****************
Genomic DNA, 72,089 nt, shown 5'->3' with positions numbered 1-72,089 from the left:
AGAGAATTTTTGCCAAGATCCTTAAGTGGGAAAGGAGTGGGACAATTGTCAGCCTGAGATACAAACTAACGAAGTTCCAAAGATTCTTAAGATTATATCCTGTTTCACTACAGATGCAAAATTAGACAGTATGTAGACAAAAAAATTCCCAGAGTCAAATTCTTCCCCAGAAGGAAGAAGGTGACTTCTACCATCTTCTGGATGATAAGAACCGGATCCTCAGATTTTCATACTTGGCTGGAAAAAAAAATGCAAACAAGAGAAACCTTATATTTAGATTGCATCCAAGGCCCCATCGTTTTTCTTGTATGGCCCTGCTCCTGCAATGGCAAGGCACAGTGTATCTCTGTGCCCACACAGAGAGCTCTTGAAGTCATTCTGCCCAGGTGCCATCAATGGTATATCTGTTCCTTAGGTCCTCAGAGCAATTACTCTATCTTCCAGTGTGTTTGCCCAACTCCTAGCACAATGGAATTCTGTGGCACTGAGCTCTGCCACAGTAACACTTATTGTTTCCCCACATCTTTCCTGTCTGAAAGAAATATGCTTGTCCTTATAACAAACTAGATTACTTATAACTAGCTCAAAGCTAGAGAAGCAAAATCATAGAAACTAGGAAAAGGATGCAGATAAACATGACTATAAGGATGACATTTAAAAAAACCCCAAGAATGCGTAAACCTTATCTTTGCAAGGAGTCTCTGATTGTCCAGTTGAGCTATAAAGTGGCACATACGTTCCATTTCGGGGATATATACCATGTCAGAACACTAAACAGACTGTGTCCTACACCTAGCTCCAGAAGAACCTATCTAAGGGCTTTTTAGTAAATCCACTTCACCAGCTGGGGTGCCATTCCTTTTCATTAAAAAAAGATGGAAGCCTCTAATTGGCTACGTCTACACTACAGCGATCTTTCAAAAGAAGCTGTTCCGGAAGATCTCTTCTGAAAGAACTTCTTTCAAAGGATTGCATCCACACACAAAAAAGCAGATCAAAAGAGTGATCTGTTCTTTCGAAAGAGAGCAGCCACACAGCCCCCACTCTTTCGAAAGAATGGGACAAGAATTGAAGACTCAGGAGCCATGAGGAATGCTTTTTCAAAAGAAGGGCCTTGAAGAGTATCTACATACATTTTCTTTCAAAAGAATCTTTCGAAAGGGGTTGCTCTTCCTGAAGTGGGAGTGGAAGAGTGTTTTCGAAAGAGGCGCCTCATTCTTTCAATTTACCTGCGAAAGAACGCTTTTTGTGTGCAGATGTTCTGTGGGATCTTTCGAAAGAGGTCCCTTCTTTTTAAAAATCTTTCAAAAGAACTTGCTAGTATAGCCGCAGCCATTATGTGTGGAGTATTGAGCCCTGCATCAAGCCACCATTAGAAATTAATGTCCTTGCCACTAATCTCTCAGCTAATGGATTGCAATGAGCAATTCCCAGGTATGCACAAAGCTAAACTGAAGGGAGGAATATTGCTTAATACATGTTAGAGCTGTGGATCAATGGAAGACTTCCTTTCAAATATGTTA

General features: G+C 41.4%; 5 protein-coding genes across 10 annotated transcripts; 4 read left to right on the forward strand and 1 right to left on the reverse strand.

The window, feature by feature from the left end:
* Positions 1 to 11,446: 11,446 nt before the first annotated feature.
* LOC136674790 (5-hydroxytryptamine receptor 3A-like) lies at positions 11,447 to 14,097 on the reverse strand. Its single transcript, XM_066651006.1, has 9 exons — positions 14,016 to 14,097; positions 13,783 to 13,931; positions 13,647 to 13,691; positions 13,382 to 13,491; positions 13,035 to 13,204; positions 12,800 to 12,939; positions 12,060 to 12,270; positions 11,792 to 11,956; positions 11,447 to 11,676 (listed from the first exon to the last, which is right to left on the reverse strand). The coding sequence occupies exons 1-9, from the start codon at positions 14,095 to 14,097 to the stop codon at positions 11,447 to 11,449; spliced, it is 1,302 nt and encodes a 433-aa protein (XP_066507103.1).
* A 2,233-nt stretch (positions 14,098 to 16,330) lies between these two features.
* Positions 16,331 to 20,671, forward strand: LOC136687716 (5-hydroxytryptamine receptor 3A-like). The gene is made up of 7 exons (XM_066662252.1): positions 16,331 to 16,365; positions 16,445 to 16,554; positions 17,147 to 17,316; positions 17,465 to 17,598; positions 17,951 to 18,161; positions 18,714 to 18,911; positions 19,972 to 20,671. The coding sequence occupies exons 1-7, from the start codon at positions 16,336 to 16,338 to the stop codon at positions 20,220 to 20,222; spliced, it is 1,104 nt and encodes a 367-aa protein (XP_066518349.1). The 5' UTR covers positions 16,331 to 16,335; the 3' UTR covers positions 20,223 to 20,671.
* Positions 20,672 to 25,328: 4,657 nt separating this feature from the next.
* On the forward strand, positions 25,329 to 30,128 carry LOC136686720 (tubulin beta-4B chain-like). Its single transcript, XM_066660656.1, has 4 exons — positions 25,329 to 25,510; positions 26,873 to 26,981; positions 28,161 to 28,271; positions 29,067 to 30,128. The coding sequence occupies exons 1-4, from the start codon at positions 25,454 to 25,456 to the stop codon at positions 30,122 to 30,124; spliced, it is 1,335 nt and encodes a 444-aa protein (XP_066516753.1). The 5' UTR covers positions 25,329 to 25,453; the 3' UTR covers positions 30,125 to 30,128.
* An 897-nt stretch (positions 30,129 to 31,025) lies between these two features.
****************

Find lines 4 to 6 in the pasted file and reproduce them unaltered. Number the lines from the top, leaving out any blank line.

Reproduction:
The window, feature by feature from the left end:
* Positions 1 to 11,446: 11,446 nt before the first annotated feature.
* LOC136674790 (5-hydroxytryptamine receptor 3A-like) lies at positions 11,447 to 14,097 on the reverse strand. Its single transcript, XM_066651006.1, has 9 exons — positions 14,016 to 14,097; positions 13,783 to 13,931; positions 13,647 to 13,691; positions 13,382 to 13,491; positions 13,035 to 13,204; positions 12,800 to 12,939; positions 12,060 to 12,270; positions 11,792 to 11,956; positions 11,447 to 11,676 (listed from the first exon to the last, which is right to left on the reverse strand). The coding sequence occupies exons 1-9, from the start codon at positions 14,095 to 14,097 to the stop codon at positions 11,447 to 11,449; spliced, it is 1,302 nt and encodes a 433-aa protein (XP_066507103.1).